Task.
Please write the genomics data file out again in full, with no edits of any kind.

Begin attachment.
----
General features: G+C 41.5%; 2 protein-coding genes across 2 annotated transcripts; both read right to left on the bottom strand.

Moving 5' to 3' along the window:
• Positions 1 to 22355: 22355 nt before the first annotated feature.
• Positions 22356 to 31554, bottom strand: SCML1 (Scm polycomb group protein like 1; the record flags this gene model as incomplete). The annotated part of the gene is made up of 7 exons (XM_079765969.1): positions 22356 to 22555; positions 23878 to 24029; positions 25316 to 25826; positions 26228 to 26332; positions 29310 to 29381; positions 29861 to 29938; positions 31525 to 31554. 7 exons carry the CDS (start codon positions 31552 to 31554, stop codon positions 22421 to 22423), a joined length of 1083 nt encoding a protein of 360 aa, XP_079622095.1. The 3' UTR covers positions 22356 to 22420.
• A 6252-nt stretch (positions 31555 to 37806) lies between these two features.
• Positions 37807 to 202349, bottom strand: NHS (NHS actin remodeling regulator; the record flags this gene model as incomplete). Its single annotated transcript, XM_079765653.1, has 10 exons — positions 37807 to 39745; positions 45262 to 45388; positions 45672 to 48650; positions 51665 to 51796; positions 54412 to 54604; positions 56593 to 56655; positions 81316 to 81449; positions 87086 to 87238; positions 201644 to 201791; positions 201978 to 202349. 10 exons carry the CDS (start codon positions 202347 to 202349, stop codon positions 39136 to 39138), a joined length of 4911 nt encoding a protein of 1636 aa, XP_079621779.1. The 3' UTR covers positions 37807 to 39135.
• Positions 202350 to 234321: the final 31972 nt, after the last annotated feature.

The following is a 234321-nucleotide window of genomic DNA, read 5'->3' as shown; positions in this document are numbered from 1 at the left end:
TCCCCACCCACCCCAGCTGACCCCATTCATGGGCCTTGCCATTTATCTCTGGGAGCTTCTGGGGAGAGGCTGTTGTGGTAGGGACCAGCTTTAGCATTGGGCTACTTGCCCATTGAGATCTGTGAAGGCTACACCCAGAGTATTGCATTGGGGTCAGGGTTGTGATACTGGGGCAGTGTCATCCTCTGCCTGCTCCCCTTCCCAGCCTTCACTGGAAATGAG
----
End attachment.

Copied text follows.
General features: G+C 41.5%; 2 protein-coding genes across 2 annotated transcripts; both read right to left on the bottom strand.

Moving 5' to 3' along the window:
• Positions 1 to 22355: 22355 nt before the first annotated feature.
• Positions 22356 to 31554, bottom strand: SCML1 (Scm polycomb group protein like 1; the record flags this gene model as incomplete). The annotated part of the gene is made up of 7 exons (XM_079765969.1): positions 22356 to 22555; positions 23878 to 24029; positions 25316 to 25826; positions 26228 to 26332; positions 29310 to 29381; positions 29861 to 29938; positions 31525 to 31554. 7 exons carry the CDS (start codon positions 31552 to 31554, stop codon positions 22421 to 22423), a joined length of 1083 nt encoding a protein of 360 aa, XP_079622095.1. The 3' UTR covers positions 22356 to 22420.
• A 6252-nt stretch (positions 31555 to 37806) lies between these two features.
• Positions 37807 to 202349, bottom strand: NHS (NHS actin remodeling regulator; the record flags this gene model as incomplete). Its single annotated transcript, XM_079765653.1, has 10 exons — positions 37807 to 39745; positions 45262 to 45388; positions 45672 to 48650; positions 51665 to 51796; positions 54412 to 54604; positions 56593 to 56655; positions 81316 to 81449; positions 87086 to 87238; positions 201644 to 201791; positions 201978 to 202349. 10 exons carry the CDS (start codon positions 202347 to 202349, stop codon positions 39136 to 39138), a joined length of 4911 nt encoding a protein of 1636 aa, XP_079621779.1. The 3' UTR covers positions 37807 to 39135.
• Positions 202350 to 234321: the final 31972 nt, after the last annotated feature.

The following is a 234321-nucleotide window of genomic DNA, read 5'->3' as shown; positions in this document are numbered from 1 at the left end:
TCCCCACCCACCCCAGCTGACCCCATTCATGGGCCTTGCCATTTATCTCTGGGAGCTTCTGGGGAGAGGCTGTTGTGGTAGGGACCAGCTTTAGCATTGGGCTACTTGCCCATTGAGATCTGTGAAGGCTACACCCAGAGTATTGCATTGGGGTCAGGGTTGTGATACTGGGGCAGTGTCATCCTCTGCCTGCTCCCCTTCCCAGCCTTCACTGGAAATGAG